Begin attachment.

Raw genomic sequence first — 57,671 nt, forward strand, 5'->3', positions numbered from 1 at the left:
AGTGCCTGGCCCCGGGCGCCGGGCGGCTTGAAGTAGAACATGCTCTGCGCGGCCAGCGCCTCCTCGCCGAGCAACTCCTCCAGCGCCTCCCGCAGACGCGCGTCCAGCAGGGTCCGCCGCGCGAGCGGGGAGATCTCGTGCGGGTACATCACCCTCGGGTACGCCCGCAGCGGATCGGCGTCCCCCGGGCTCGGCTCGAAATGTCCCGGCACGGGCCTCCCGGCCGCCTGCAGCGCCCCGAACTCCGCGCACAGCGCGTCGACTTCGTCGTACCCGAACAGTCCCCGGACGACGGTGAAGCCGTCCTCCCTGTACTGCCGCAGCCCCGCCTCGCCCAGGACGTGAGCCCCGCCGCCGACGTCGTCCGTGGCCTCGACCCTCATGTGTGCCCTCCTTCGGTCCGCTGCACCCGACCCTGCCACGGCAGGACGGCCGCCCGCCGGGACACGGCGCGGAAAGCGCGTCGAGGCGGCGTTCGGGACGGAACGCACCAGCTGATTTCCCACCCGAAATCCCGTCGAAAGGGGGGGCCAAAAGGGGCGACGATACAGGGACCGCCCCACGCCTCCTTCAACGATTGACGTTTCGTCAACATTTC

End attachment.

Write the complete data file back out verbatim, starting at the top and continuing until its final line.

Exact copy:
Raw genomic sequence first — 57,671 nt, forward strand, 5'->3', positions numbered from 1 at the left:
AGTGCCTGGCCCCGGGCGCCGGGCGGCTTGAAGTAGAACATGCTCTGCGCGGCCAGCGCCTCCTCGCCGAGCAACTCCTCCAGCGCCTCCCGCAGACGCGCGTCCAGCAGGGTCCGCCGCGCGAGCGGGGAGATCTCGTGCGGGTACATCACCCTCGGGTACGCCCGCAGCGGATCGGCGTCCCCCGGGCTCGGCTCGAAATGTCCCGGCACGGGCCTCCCGGCCGCCTGCAGCGCCCCGAACTCCGCGCACAGCGCGTCGACTTCGTCGTACCCGAACAGTCCCCGGACGACGGTGAAGCCGTCCTCCCTGTACTGCCGCAGCCCCGCCTCGCCCAGGACGTGAGCCCCGCCGCCGACGTCGTCCGTGGCCTCGACCCTCATGTGTGCCCTCCTTCGGTCCGCTGCACCCGACCCTGCCACGGCAGGACGGCCGCCCGCCGGGACACGGCGCGGAAAGCGCGTCGAGGCGGCGTTCGGGACGGAACGCACCAGCTGATTTCCCACCCGAAATCCCGTCGAAAGGGGGGGCCAAAAGGGGCGACGATACAGGGACCGCCCCACGCCTCCTTCAACGATTGACGTTTCGTCAACATTTC